Saṃsāra

samsaracycle of rebirthSansarasamsaricSamsāracycle of birth and deathbirth, change and deathcyclecycle of existencesaṁsāra
Saṃsāra is a Sanskrit word that means "wandering" or "world", with the connotation of cyclic, circuitous change.wikipedia
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Reincarnation

reincarnatedrebirthpast lives
Saṃsāra is sometimes referred to with terms or phrases such as transmigration, karmic cycle, reincarnation, and "cycle of aimless drifting, wandering or mundane existence".
It is also called rebirth or transmigration, and is a part of the Saṃsāra doctrine of cyclic existence.

Indian religions

Dharmic religionsIndian religionreligion
It is also the concept of rebirth and "cyclicality of all life, matter, existence", a fundamental belief of most Indian religions.
However, both branches shared the related concepts of Yoga, saṃsāra (the cycle of birth and death) and moksha (liberation from that cycle).

Śramaṇa

SramanaShramanaSramanic
The full exposition of the Saṃsāra doctrine is found in Sramanic religions such as Buddhism and Jainism, as well as various schools of Hindu philosophy after about the mid-1st millennium BC.
The śramaṇa movements arose in the same circles of mendicants in ancient India that led to the development of yogic practices, as well as the popular concepts in all major Indian religions such as saṃsāra (the cycle of birth and death) and moksha (liberation from that cycle).

Buddhism

BuddhistBuddhistsBuddhadharma
The full exposition of the Saṃsāra doctrine is found in Sramanic religions such as Buddhism and Jainism, as well as various schools of Hindu philosophy after about the mid-1st millennium BC.
According to the Buddhist sutras, Gautama was moved by the innate suffering of humanity and its endless repetition due to rebirth.

Karma

karmicKarmaskamma
The Saṃsāra doctrine is tied to the karma theory of Indian religions, and the liberation from Saṃsāra has been at the core of the spiritual quest of Indian traditions, as well as their internal disagreements.
In these schools, karma in the present affects one's future in the current life, as well as the nature and quality of future lives - one's saṃsāra.

Moksha

liberationmuktimoksa
The liberation from Saṃsāra is called Moksha, Nirvana, Mukti or Kaivalya. The word Saṃsāra appears, along with Moksha, in several Principal Upanishads such as in verse 1.3.7 of the Katha Upanishad, verse 6.16 of the Shvetashvatara Upanishad, verses 1.4 and 6.34 of the Maitri Upanishad. Salvation (moksha, mukti) in the Hindu traditions was described using the concepts of Atman (self) and Brahman (universal reality), while in Buddhism it (nirvana, nibbana) was described through the concept of Anatta (no self) and Śūnyatā (emptiness).
In its soteriological and eschatological senses, it refers to freedom from saṃsāra, the cycle of death and rebirth.

Jainism

JainJainsJaina
The full exposition of the Saṃsāra doctrine is found in Sramanic religions such as Buddhism and Jainism, as well as various schools of Hindu philosophy after about the mid-1st millennium BC.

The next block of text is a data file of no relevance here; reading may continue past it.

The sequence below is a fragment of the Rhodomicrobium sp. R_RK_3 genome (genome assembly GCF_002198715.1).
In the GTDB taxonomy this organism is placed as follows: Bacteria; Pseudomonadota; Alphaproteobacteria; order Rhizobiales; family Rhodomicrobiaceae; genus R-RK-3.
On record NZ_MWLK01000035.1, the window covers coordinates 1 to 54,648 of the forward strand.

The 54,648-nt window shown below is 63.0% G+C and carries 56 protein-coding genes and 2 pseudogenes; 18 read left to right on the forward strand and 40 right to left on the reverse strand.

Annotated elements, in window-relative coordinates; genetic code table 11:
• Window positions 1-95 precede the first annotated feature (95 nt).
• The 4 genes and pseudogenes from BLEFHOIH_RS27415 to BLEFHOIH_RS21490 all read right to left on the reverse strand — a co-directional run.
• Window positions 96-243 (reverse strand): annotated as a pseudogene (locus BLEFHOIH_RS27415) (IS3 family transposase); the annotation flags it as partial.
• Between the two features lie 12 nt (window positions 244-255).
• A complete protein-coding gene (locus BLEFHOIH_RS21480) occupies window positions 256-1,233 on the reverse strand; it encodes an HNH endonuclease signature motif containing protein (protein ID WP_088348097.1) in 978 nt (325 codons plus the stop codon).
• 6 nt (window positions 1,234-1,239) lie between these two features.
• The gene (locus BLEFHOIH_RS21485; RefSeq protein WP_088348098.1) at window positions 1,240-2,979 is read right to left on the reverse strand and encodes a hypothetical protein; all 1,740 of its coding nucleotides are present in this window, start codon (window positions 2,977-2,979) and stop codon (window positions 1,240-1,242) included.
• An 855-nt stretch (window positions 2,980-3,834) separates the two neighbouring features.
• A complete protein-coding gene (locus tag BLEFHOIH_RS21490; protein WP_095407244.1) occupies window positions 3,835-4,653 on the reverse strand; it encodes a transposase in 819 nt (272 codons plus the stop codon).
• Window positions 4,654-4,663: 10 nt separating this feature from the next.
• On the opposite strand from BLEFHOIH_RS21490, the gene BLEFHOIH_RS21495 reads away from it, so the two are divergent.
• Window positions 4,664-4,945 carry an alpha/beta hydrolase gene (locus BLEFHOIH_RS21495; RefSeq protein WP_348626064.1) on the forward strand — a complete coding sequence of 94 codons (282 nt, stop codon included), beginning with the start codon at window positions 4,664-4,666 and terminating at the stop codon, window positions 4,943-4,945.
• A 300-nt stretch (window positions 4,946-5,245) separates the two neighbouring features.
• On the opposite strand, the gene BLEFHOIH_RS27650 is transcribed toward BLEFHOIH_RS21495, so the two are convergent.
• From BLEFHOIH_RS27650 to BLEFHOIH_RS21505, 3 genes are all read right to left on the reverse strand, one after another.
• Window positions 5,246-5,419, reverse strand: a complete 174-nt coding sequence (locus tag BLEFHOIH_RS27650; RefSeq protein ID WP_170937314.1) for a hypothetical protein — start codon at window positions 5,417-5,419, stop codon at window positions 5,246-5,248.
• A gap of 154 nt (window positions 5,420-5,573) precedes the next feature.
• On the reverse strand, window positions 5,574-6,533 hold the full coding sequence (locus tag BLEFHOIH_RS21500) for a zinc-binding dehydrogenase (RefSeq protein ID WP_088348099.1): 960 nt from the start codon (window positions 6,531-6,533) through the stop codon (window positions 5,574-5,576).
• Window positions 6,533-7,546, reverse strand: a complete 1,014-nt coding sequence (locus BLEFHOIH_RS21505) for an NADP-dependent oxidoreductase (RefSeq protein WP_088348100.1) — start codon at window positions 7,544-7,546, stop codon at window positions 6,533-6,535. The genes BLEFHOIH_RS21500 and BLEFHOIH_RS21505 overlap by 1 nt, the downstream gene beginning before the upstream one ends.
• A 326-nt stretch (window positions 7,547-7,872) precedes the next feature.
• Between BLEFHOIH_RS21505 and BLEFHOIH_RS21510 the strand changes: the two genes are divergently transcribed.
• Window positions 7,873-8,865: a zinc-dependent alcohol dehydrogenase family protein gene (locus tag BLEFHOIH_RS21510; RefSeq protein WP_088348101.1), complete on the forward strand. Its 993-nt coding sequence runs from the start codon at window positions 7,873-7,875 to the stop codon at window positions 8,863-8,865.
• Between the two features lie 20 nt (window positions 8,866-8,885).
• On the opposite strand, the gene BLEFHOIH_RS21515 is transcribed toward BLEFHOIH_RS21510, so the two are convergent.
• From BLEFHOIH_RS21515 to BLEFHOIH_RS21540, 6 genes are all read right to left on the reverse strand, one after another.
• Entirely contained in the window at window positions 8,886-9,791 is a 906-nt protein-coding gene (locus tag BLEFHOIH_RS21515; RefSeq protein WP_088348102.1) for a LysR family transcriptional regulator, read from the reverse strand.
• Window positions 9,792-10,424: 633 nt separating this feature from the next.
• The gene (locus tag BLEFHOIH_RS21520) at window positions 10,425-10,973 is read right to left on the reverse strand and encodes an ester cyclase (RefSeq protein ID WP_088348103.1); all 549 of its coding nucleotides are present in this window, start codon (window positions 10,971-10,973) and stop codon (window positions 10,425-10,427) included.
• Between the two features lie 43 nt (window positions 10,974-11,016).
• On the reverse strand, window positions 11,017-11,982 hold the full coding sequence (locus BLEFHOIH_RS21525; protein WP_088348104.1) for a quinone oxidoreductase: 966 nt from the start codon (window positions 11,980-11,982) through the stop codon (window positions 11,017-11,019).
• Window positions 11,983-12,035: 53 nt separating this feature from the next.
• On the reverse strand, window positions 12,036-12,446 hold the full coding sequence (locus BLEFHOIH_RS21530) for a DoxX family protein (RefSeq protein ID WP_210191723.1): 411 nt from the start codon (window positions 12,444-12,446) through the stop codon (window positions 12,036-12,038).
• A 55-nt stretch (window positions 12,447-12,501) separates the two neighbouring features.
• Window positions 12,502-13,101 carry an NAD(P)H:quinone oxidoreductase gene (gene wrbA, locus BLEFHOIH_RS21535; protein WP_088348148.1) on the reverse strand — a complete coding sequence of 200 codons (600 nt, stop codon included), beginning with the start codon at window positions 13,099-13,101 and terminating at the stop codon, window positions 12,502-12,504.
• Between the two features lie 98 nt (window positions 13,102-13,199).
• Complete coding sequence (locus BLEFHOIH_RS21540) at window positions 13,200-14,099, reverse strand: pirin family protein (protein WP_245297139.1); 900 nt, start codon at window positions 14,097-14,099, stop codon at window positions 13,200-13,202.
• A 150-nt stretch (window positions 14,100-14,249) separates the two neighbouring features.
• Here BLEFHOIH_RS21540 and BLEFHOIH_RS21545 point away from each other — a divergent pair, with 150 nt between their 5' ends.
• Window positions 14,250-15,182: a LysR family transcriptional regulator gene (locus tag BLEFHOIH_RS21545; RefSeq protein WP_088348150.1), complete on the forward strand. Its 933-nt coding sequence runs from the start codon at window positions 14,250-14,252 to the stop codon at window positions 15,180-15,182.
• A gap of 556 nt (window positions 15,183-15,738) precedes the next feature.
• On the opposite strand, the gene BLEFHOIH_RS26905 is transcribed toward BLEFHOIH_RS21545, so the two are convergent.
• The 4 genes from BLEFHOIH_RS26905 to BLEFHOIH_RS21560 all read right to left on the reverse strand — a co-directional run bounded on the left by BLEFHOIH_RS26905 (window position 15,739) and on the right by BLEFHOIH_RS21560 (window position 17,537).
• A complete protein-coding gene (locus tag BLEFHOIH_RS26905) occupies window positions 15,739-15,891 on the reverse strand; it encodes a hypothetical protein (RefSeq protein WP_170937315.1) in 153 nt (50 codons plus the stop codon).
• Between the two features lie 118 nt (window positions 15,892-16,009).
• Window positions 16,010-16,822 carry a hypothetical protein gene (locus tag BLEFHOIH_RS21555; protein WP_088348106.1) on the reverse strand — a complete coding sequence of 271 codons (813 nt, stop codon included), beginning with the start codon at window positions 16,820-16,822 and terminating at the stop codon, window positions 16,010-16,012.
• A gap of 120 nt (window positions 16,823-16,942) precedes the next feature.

The Śvētāmbaras disagree with the Digambaras, believing that women can also achieve liberation from Saṃsāra through ascetic practices.

Nirvana

nibbanaNibbānaNirvāṇa
The liberation from Saṃsāra is called Moksha, Nirvana, Mukti or Kaivalya. Salvation (moksha, mukti) in the Hindu traditions was described using the concepts of Atman (self) and Brahman (universal reality), while in Buddhism it (nirvana, nibbana) was described through the concept of Anatta (no self) and Śūnyatā (emptiness).
It refers to the profound peace of mind that is acquired with moksha, liberation from samsara, or release from a state of suffering, after respective spiritual practice or sādhanā.

Katha Upanishad

KathaKathopanishadKathaka Upanishad
The word Saṃsāra appears, along with Moksha, in several Principal Upanishads such as in verse 1.3.7 of the Katha Upanishad, verse 6.16 of the Shvetashvatara Upanishad, verses 1.4 and 6.34 of the Maitri Upanishad.
The Katha Upanishad asserts that one who does not use his powers of reasoning, whose senses are unruly and mind unbridled, his life drifts in chaos and confusion, his existence entangled in samsara.

Videha mukti (Meher Baba)

VidehamuktiVideha Muktivideha-mukti
Each Indian spiritual tradition developed its own assumptions and paths (marga or yoga) for this spiritual release, with some developing the ideas of Jivanmukti (liberation and freedom in this life), while others content with Videhamukti (liberation and freedom in after-life).
It is a concept found in Hinduism and Jainism in relation to ending the samsara (the cycle of rebirth), and the concept contrasts with Jivanmukti which refer to achieving "liberation while alive".

Anatta

anatmannon-selfanattā
Salvation (moksha, mukti) in the Hindu traditions was described using the concepts of Atman (self) and Brahman (universal reality), while in Buddhism it (nirvana, nibbana) was described through the concept of Anatta (no self) and Śūnyatā (emptiness).